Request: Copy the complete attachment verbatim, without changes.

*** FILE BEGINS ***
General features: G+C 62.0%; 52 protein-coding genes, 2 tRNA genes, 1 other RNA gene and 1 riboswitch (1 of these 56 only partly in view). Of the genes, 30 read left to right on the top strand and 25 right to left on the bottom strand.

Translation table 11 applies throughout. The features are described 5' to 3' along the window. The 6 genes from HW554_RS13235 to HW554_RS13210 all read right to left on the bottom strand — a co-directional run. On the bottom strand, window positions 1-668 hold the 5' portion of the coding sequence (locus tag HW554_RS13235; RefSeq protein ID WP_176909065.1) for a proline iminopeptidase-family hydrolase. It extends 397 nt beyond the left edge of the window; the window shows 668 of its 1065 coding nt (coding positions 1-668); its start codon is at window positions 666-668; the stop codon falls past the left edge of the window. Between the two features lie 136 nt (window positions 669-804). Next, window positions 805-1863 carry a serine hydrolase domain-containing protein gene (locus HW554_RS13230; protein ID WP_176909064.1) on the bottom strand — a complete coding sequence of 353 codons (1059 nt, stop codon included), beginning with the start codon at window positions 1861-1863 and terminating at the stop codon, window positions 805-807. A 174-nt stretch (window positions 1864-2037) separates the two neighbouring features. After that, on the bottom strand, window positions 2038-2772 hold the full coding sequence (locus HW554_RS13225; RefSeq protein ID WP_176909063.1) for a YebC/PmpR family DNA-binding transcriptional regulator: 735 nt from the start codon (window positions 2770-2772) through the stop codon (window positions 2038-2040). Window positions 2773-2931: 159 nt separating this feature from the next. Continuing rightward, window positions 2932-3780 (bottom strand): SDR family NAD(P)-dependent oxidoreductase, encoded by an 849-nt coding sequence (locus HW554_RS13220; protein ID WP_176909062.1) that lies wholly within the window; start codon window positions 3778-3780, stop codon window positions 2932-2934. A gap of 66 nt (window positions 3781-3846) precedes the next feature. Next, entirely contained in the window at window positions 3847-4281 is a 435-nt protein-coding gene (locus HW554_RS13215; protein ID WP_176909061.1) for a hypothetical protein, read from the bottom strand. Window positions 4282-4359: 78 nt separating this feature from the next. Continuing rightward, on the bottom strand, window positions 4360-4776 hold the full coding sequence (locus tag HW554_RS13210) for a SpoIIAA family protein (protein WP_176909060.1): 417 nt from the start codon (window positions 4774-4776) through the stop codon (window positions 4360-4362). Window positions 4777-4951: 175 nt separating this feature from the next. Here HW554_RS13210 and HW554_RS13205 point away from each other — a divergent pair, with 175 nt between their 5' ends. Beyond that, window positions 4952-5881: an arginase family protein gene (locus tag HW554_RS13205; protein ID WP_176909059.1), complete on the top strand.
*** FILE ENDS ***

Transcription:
General features: G+C 62.0%; 52 protein-coding genes, 2 tRNA genes, 1 other RNA gene and 1 riboswitch (1 of these 56 only partly in view). Of the genes, 30 read left to right on the top strand and 25 right to left on the bottom strand.

Translation table 11 applies throughout. The features are described 5' to 3' along the window. The 6 genes from HW554_RS13235 to HW554_RS13210 all read right to left on the bottom strand — a co-directional run. On the bottom strand, window positions 1-668 hold the 5' portion of the coding sequence (locus tag HW554_RS13235; RefSeq protein ID WP_176909065.1) for a proline iminopeptidase-family hydrolase. It extends 397 nt beyond the left edge of the window; the window shows 668 of its 1065 coding nt (coding positions 1-668); its start codon is at window positions 666-668; the stop codon falls past the left edge of the window. Between the two features lie 136 nt (window positions 669-804). Next, window positions 805-1863 carry a serine hydrolase domain-containing protein gene (locus HW554_RS13230; protein ID WP_176909064.1) on the bottom strand — a complete coding sequence of 353 codons (1059 nt, stop codon included), beginning with the start codon at window positions 1861-1863 and terminating at the stop codon, window positions 805-807. A 174-nt stretch (window positions 1864-2037) separates the two neighbouring features. After that, on the bottom strand, window positions 2038-2772 hold the full coding sequence (locus HW554_RS13225; RefSeq protein ID WP_176909063.1) for a YebC/PmpR family DNA-binding transcriptional regulator: 735 nt from the start codon (window positions 2770-2772) through the stop codon (window positions 2038-2040). Window positions 2773-2931: 159 nt separating this feature from the next. Continuing rightward, window positions 2932-3780 (bottom strand): SDR family NAD(P)-dependent oxidoreductase, encoded by an 849-nt coding sequence (locus HW554_RS13220; protein ID WP_176909062.1) that lies wholly within the window; start codon window positions 3778-3780, stop codon window positions 2932-2934. A gap of 66 nt (window positions 3781-3846) precedes the next feature. Next, entirely contained in the window at window positions 3847-4281 is a 435-nt protein-coding gene (locus HW554_RS13215; protein ID WP_176909061.1) for a hypothetical protein, read from the bottom strand. Window positions 4282-4359: 78 nt separating this feature from the next. Continuing rightward, on the bottom strand, window positions 4360-4776 hold the full coding sequence (locus tag HW554_RS13210) for a SpoIIAA family protein (protein WP_176909060.1): 417 nt from the start codon (window positions 4774-4776) through the stop codon (window positions 4360-4362). Window positions 4777-4951: 175 nt separating this feature from the next. Here HW554_RS13210 and HW554_RS13205 point away from each other — a divergent pair, with 175 nt between their 5' ends. Beyond that, window positions 4952-5881: an arginase family protein gene (locus tag HW554_RS13205; protein ID WP_176909059.1), complete on the top strand.